Industry observers say Verizon intends to acquire AOL for its ad-tech capabilities. But behind all good ad tech is data -- and lots of it. Both companies complement one another when it comes to data -- especially in terms of mobile location and behavioral data. The challenge lies in getting that information in a useable form, and using it in a way that's palatable to regulators and consumers.
"I think there is a lot of opportunity with this combination with respect to location data, but it's by no means a slam dunk," said Vikas Gupta, director of marketing and operations at location data firm Factual. Verizon, of course, has access to real-time and historical location data through its wireless service.
Put simply, the wireless service provider knows where people's phones are now and where they've been in the past, including retail business locations. Verizon's Precision Market Insights division has worked with advertisers to help measure the effect of sponsor messages -- even real-world signage in sports arenas -- on retail or restaurant purchases, for instance. AOL could enhance its attribution capabilities through that service.
And AOL brings a different kind of location data expertise to Verizon. While many Google Maps and Apple Maps users may have forgotten about AOL-owned Mapquest, Mr. Gupta sees an opportunity for enhancing Verizon's mobile location data with the GPS location data Mapquest manages. The type of data flowing through Mapquest that helps people find their destinations is different from the location data gathered to help pinpoint user locations for mobile services and ad targeting, he said.
"You're bringing a data asset with an organization that has a level of knowledge and history of dealing with this sort of data," said Mr. Gupta. Together, the two firms now have the potential to connect those complementary location data sets and push the information through AOL's ad-tech stack. Making that happen could require the help of location data specialists at Mapquest, he suggested.
Verizon gets an ad-tech platform from AOL, but the wireless firm will help AOL connect the dots to enable the robust cross-platform ad campaigns advertisers desire. Most companies tracking and targeting users across devices can, at best, "stitch together profiles that may or may not be at the user level," said Steve Latham, CEO of Encore Media Metrics, a campaign measurement firm. "The promise is that because of the position Verizon plays, it has … the ability to get access to a lot of data and persistent tracking on users." Others can only attempt to connect data together piecemeal, he said, while "Verizon is at the core of it."
For instance, suggested Mr. Latham, Verizon can track unique user sessions in mobile, and, when people go online to pay their Verizon bill, the firm can connect that data to a cookie ID storing browser data. "Verizon already has really unprecedented insight into what people are doing not just on their devices but also online engagement," he said.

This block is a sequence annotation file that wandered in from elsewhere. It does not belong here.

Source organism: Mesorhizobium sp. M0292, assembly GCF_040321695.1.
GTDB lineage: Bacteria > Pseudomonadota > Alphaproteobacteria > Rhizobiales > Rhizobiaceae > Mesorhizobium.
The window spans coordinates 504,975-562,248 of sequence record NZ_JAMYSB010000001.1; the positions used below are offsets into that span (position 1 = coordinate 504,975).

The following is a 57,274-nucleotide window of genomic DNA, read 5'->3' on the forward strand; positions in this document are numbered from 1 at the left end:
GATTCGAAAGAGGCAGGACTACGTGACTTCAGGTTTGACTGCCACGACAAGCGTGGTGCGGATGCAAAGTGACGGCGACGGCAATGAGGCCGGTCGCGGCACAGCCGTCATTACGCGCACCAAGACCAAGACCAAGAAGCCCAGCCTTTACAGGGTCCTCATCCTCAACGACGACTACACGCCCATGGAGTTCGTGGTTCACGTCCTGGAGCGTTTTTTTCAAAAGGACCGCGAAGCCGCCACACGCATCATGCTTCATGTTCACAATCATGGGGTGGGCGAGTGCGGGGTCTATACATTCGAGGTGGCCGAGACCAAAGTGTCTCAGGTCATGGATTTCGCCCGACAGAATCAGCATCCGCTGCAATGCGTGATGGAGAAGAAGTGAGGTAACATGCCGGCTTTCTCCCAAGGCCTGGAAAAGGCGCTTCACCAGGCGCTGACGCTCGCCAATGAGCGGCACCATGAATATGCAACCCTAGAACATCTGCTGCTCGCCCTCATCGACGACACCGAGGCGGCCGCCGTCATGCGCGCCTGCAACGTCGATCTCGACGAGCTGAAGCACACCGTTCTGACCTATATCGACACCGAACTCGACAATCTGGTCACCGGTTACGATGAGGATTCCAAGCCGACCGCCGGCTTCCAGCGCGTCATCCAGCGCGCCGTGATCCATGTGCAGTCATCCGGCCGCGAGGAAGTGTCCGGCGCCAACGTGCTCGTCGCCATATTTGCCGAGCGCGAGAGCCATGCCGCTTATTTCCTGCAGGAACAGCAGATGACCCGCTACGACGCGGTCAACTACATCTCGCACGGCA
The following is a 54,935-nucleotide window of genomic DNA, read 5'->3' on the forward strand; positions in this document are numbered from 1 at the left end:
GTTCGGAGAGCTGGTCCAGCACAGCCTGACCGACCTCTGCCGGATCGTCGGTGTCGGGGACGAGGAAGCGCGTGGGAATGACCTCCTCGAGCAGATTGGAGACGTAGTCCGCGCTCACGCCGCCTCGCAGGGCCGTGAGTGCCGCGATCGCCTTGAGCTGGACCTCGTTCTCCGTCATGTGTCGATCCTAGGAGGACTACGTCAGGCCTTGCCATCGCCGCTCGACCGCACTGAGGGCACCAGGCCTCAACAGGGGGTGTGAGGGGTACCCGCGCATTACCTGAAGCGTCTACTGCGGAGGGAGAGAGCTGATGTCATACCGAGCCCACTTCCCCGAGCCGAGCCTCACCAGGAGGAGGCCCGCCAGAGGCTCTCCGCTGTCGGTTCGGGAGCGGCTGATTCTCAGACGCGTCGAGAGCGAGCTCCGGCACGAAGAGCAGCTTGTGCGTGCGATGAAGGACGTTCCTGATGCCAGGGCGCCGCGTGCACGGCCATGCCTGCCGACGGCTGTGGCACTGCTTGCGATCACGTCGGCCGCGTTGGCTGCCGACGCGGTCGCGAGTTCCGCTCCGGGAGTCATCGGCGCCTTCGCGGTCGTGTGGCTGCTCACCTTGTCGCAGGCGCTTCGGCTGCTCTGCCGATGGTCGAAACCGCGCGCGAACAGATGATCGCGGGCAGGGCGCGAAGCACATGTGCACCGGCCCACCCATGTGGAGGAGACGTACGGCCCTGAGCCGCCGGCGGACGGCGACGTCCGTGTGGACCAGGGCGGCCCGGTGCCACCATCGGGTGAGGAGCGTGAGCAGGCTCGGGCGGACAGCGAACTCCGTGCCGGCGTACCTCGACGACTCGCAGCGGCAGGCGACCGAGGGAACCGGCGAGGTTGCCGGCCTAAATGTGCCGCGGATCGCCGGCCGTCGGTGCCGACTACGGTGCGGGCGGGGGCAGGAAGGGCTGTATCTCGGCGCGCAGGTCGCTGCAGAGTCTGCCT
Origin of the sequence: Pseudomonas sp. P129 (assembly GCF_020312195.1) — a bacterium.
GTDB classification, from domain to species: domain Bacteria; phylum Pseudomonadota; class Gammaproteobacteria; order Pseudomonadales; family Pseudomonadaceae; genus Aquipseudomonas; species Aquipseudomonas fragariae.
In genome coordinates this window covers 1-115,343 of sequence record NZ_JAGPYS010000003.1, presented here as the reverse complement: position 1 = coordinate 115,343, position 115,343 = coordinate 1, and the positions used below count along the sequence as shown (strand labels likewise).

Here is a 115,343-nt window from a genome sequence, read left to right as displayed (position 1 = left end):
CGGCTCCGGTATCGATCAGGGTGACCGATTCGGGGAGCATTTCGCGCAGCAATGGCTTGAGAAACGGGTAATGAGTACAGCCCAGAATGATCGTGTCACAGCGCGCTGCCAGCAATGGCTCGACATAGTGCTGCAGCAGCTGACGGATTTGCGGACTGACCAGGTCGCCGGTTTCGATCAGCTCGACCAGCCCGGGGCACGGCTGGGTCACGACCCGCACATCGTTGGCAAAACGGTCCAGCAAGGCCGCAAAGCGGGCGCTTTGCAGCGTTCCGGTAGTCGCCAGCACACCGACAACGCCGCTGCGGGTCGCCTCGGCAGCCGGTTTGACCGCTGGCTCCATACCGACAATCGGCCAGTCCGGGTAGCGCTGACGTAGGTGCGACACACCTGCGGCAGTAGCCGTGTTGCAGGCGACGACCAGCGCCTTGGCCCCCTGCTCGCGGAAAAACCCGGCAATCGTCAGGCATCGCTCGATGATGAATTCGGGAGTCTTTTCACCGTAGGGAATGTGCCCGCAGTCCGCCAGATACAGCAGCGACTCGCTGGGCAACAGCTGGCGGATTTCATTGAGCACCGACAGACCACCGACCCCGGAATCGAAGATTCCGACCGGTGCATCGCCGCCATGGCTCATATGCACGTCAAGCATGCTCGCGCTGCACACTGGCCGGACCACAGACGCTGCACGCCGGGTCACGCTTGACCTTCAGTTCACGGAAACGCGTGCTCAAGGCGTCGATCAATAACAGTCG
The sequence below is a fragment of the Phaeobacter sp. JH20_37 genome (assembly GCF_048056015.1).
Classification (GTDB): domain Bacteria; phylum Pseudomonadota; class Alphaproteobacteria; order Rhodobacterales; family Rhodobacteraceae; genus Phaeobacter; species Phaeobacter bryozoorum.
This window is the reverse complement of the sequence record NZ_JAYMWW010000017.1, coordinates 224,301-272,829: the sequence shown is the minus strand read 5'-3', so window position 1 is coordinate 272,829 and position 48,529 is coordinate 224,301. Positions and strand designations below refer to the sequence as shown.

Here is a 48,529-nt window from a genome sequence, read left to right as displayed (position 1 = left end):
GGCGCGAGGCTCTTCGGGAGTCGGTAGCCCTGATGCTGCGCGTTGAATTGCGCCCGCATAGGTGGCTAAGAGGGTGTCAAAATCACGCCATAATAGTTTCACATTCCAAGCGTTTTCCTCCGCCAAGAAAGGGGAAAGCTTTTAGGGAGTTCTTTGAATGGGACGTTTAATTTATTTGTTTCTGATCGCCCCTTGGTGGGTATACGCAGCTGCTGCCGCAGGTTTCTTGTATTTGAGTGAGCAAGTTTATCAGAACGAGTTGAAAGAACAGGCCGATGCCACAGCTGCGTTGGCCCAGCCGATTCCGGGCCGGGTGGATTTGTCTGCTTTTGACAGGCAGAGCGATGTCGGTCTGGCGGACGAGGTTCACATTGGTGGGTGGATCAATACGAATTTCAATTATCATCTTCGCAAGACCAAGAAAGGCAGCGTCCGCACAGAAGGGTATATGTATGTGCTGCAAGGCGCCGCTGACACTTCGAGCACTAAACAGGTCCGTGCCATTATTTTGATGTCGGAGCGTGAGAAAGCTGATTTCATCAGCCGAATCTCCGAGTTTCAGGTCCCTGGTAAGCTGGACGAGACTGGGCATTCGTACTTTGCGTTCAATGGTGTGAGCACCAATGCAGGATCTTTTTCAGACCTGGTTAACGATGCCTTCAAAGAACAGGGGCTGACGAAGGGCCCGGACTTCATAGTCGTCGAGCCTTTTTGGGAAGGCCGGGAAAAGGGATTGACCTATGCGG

And because Verizon subscribers use the service to view video on their phones and through their TV set-top boxes, the telco brings lots of additional behavioral video data to what AOL already has.
"You've got the holy grail which is a combination of location behavior and cross-device capabilities," said Jason Kint, CEO of digital publishing trade group Digital Content Next. "The industry is trying to figure out the post-cookie world, and this is certainly a path to that."
However, he cautioned, "We should have concerns already in terms of the amount of data that Verizon is able to see." Earlier this year, industry observers and privacy advocates criticized Verizon's use of a so-called "zombie cookie" technology that could track users even after they cleared their cookies.
"They can't just turn over everything to AOL," said Mr. Latham. "They're going to have to be very deliberate in terms of how to do this responsibly."
Verizon will have to decide whether it is worth risking its core wireless services revenue for a small chunk of incremental ad revenue derived from sophisticated data use. Before navigating privacy waters, though, the two companies will need to figure out how to connect their data in the first place.
"There is a tremendous opportunity here, but integration, as always, will be a challenge, for the usual M&A reasons, in addition to some of the nuances specific to the nature of carrier-generated location data versus GPS trace data used in navigation," said Mr. Gupta.